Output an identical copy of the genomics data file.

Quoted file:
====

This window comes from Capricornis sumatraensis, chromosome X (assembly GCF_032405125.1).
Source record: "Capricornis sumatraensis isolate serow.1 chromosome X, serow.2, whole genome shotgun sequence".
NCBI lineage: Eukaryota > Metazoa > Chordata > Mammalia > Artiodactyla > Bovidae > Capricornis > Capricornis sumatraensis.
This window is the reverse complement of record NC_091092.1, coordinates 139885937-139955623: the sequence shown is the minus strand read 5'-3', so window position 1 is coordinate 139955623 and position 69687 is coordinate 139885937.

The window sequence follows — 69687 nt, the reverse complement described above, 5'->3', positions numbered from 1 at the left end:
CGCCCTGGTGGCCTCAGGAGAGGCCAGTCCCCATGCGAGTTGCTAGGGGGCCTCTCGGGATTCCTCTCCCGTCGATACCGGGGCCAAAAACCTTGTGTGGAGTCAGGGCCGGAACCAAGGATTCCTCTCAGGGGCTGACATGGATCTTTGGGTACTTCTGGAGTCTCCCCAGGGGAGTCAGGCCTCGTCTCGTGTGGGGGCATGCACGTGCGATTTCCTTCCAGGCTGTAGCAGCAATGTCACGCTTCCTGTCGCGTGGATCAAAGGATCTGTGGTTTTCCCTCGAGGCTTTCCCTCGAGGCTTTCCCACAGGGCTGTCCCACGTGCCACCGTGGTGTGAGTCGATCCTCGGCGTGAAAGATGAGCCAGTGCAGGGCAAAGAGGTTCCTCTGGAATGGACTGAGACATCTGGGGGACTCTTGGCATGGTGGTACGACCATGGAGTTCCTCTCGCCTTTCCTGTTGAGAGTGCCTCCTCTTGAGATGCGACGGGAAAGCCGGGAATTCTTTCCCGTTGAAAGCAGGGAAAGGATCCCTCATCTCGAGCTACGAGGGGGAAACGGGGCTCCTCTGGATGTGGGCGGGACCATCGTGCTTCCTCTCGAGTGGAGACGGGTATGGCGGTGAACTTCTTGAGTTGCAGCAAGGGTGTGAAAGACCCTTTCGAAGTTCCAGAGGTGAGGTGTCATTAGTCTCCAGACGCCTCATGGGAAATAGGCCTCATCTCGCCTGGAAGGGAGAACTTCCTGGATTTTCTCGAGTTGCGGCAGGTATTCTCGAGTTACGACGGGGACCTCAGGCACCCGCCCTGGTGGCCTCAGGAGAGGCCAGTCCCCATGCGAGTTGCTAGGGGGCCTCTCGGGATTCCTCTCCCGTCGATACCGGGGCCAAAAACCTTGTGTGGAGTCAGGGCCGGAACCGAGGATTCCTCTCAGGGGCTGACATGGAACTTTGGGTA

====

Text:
This window comes from Capricornis sumatraensis, chromosome X (assembly GCF_032405125.1).
Source record: "Capricornis sumatraensis isolate serow.1 chromosome X, serow.2, whole genome shotgun sequence".
NCBI lineage: Eukaryota > Metazoa > Chordata > Mammalia > Artiodactyla > Bovidae > Capricornis > Capricornis sumatraensis.
This window is the reverse complement of record NC_091092.1, coordinates 139885937-139955623: the sequence shown is the minus strand read 5'-3', so window position 1 is coordinate 139955623 and position 69687 is coordinate 139885937.

The window sequence follows — 69687 nt, the reverse complement described above, 5'->3', positions numbered from 1 at the left end:
CGCCCTGGTGGCCTCAGGAGAGGCCAGTCCCCATGCGAGTTGCTAGGGGGCCTCTCGGGATTCCTCTCCCGTCGATACCGGGGCCAAAAACCTTGTGTGGAGTCAGGGCCGGAACCAAGGATTCCTCTCAGGGGCTGACATGGATCTTTGGGTACTTCTGGAGTCTCCCCAGGGGAGTCAGGCCTCGTCTCGTGTGGGGGCATGCACGTGCGATTTCCTTCCAGGCTGTAGCAGCAATGTCACGCTTCCTGTCGCGTGGATCAAAGGATCTGTGGTTTTCCCTCGAGGCTTTCCCTCGAGGCTTTCCCACAGGGCTGTCCCACGTGCCACCGTGGTGTGAGTCGATCCTCGGCGTGAAAGATGAGCCAGTGCAGGGCAAAGAGGTTCCTCTGGAATGGACTGAGACATCTGGGGGACTCTTGGCATGGTGGTACGACCATGGAGTTCCTCTCGCCTTTCCTGTTGAGAGTGCCTCCTCTTGAGATGCGACGGGAAAGCCGGGAATTCTTTCCCGTTGAAAGCAGGGAAAGGATCCCTCATCTCGAGCTACGAGGGGGAAACGGGGCTCCTCTGGATGTGGGCGGGACCATCGTGCTTCCTCTCGAGTGGAGACGGGTATGGCGGTGAACTTCTTGAGTTGCAGCAAGGGTGTGAAAGACCCTTTCGAAGTTCCAGAGGTGAGGTGTCATTAGTCTCCAGACGCCTCATGGGAAATAGGCCTCATCTCGCCTGGAAGGGAGAACTTCCTGGATTTTCTCGAGTTGCGGCAGGTATTCTCGAGTTACGACGGGGACCTCAGGCACCCGCCCTGGTGGCCTCAGGAGAGGCCAGTCCCCATGCGAGTTGCTAGGGGGCCTCTCGGGATTCCTCTCCCGTCGATACCGGGGCCAAAAACCTTGTGTGGAGTCAGGGCCGGAACCGAGGATTCCTCTCAGGGGCTGACATGGAACTTTGGGTA